Egypt has just voted on (and ratified?) its new Constitution. Here’s how the process worked:
Voters were being asked to cast ballots to say ‘yes’ or ‘no’ to the entire package of nine changes. Preliminary results will be announced Sunday.
A “yes” vote would allow parliamentary and presidential elections to be held later this year or early in the next. A “no” vote could force the military to extend the six-month deadline it has set for the handover of power to an elected civilian government.
I previously asked who would be the Egyptian James Madison. How was this Constitution drawn up?
The constitutional amendments drawn up by a panel of military-appointed legal scholars are intended to bring just enough change to the current constitution — which the military suspended after coming to power — to ensure that upcoming presidential and parliamentary elections are free and fair.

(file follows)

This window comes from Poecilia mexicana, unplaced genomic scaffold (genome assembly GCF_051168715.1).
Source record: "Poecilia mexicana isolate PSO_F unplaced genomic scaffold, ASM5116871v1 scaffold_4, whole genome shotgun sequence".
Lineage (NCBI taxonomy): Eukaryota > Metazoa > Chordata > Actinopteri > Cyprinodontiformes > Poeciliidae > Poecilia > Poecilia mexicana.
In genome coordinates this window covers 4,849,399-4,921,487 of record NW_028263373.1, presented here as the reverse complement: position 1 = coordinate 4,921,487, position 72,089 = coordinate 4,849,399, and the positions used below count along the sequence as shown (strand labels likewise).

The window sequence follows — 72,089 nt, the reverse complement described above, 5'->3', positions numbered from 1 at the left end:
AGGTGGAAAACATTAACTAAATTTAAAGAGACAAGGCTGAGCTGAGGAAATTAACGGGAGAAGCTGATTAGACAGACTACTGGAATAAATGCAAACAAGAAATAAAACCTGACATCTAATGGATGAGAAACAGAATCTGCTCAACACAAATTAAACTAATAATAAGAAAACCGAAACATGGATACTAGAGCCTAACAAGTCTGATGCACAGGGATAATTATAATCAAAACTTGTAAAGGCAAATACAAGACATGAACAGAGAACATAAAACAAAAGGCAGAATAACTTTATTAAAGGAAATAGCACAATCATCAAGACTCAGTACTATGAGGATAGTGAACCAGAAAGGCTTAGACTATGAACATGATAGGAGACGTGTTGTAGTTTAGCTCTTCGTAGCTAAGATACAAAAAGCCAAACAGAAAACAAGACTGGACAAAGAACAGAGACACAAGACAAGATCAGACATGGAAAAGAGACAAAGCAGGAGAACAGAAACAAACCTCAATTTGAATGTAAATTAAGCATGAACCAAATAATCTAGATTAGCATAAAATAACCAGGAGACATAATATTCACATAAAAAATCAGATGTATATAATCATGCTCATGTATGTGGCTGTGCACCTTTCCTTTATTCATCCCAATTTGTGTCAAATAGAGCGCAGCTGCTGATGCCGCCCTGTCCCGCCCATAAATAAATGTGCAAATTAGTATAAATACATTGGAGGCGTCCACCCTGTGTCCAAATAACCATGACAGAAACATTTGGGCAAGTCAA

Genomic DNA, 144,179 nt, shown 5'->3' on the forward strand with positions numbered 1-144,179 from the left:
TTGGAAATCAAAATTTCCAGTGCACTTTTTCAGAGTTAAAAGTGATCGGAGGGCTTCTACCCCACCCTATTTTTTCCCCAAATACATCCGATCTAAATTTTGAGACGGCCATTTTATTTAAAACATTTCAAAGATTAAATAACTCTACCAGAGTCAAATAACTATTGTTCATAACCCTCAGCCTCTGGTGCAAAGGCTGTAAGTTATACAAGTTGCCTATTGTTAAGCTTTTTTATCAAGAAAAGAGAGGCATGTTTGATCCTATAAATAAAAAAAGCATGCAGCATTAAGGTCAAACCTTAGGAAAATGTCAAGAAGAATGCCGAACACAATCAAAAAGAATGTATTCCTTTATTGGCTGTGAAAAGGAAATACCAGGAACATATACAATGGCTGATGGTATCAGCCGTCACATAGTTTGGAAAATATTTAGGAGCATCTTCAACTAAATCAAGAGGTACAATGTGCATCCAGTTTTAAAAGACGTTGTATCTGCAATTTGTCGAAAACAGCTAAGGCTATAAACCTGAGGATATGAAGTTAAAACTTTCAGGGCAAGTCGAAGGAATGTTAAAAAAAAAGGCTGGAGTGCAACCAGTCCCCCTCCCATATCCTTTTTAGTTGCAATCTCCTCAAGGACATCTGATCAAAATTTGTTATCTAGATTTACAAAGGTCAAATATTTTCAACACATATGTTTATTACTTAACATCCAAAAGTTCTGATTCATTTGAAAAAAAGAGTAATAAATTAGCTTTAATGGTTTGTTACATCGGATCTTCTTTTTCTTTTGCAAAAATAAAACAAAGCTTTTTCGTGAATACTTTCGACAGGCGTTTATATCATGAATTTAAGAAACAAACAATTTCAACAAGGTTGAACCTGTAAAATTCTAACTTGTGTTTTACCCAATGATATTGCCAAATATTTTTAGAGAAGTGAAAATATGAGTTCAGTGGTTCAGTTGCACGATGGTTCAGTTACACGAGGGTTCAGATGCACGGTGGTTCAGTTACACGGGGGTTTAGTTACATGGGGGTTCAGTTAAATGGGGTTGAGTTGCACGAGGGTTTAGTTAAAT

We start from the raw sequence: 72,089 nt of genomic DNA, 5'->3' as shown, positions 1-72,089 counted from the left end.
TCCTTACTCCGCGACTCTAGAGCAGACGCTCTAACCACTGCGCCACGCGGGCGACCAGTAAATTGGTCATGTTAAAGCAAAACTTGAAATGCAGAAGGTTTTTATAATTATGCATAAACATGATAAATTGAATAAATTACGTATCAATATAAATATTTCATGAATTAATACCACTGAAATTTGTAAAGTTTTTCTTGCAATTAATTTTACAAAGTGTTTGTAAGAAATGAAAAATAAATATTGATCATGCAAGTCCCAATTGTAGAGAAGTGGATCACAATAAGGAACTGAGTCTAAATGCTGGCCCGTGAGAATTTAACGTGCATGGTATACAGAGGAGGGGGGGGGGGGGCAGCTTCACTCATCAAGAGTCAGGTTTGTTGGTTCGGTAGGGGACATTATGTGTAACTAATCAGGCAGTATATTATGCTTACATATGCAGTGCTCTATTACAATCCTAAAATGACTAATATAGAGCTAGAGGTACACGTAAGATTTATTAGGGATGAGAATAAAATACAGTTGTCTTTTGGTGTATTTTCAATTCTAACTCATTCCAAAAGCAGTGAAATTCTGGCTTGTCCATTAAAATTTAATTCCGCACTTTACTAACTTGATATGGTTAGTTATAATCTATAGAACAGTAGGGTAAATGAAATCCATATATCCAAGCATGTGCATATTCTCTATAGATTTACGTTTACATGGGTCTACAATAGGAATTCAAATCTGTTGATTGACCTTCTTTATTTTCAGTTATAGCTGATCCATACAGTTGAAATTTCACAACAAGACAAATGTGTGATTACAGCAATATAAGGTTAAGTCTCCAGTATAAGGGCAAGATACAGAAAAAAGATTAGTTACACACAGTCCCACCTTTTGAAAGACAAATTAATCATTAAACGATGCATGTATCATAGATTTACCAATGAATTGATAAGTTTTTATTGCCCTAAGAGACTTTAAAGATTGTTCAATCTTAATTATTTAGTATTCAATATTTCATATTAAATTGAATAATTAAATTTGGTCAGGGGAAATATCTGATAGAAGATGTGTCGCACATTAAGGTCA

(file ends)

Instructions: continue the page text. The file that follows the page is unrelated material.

They would open the elections to independent and opposition candidates and restore full judicial supervision of votes, a measure seen as key to preventing fraud.
They would also limit presidents to two four-year terms, and curtail 30-year-old emergency laws that give police near-unlimited powers.
This Constitution was overwhelmingly approved.
Egyptian voters overwhelmingly approved changes in the constitution, opening the way for parliamentary and presidential elections within months, according to final results from a landmark referendum announed Sunday. . .
Elections commission chief Ahmed Attiya said 41 percent of 45 million eligible voters cast ballots in Saturday’s referendum. More than 14 million — 77.2 percent — voted in favor, with around 4 million — 22.8 percent — opposed.
Let’s see how this works out.